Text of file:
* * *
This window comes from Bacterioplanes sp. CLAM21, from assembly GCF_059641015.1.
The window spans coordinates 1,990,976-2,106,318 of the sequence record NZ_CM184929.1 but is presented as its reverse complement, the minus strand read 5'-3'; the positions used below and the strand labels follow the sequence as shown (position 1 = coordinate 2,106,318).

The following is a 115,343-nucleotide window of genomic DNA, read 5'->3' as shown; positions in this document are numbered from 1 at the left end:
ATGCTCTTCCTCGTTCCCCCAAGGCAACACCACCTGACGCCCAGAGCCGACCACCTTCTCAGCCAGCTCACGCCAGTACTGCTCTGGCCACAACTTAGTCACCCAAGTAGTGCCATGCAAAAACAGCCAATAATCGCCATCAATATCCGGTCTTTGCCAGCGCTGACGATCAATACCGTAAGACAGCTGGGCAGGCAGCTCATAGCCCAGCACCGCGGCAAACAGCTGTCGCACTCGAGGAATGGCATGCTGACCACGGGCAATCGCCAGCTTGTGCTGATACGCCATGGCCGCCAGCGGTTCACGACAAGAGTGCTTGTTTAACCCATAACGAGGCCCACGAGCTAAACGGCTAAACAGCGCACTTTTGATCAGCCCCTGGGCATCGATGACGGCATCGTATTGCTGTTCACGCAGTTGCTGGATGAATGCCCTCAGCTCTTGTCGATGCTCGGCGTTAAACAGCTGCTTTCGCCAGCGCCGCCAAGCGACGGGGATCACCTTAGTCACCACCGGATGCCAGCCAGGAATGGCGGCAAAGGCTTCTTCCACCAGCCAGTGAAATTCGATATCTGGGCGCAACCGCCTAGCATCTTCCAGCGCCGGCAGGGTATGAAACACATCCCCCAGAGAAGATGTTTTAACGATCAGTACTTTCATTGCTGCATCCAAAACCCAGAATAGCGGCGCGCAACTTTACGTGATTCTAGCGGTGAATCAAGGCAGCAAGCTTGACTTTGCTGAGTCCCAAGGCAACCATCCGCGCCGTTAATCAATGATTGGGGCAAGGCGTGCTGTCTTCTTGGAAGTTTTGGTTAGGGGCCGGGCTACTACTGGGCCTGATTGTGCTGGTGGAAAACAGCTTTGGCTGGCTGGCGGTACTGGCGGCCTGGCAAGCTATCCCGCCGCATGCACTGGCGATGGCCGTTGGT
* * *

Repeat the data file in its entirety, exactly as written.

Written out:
This window comes from Bacterioplanes sp. CLAM21, from assembly GCF_059641015.1.
The window spans coordinates 1,990,976-2,106,318 of the sequence record NZ_CM184929.1 but is presented as its reverse complement, the minus strand read 5'-3'; the positions used below and the strand labels follow the sequence as shown (position 1 = coordinate 2,106,318).

The following is a 115,343-nucleotide window of genomic DNA, read 5'->3' as shown; positions in this document are numbered from 1 at the left end:
ATGCTCTTCCTCGTTCCCCCAAGGCAACACCACCTGACGCCCAGAGCCGACCACCTTCTCAGCCAGCTCACGCCAGTACTGCTCTGGCCACAACTTAGTCACCCAAGTAGTGCCATGCAAAAACAGCCAATAATCGCCATCAATATCCGGTCTTTGCCAGCGCTGACGATCAATACCGTAAGACAGCTGGGCAGGCAGCTCATAGCCCAGCACCGCGGCAAACAGCTGTCGCACTCGAGGAATGGCATGCTGACCACGGGCAATCGCCAGCTTGTGCTGATACGCCATGGCCGCCAGCGGTTCACGACAAGAGTGCTTGTTTAACCCATAACGAGGCCCACGAGCTAAACGGCTAAACAGCGCACTTTTGATCAGCCCCTGGGCATCGATGACGGCATCGTATTGCTGTTCACGCAGTTGCTGGATGAATGCCCTCAGCTCTTGTCGATGCTCGGCGTTAAACAGCTGCTTTCGCCAGCGCCGCCAAGCGACGGGGATCACCTTAGTCACCACCGGATGCCAGCCAGGAATGGCGGCAAAGGCTTCTTCCACCAGCCAGTGAAATTCGATATCTGGGCGCAACCGCCTAGCATCTTCCAGCGCCGGCAGGGTATGAAACACATCCCCCAGAGAAGATGTTTTAACGATCAGTACTTTCATTGCTGCATCCAAAACCCAGAATAGCGGCGCGCAACTTTACGTGATTCTAGCGGTGAATCAAGGCAGCAAGCTTGACTTTGCTGAGTCCCAAGGCAACCATCCGCGCCGTTAATCAATGATTGGGGCAAGGCGTGCTGTCTTCTTGGAAGTTTTGGTTAGGGGCCGGGCTACTACTGGGCCTGATTGTGCTGGTGGAAAACAGCTTTGGCTGGCTGGCGGTACTGGCGGCCTGGCAAGCTATCCCGCCGCATGCACTGGCGATGGCCGTTGGT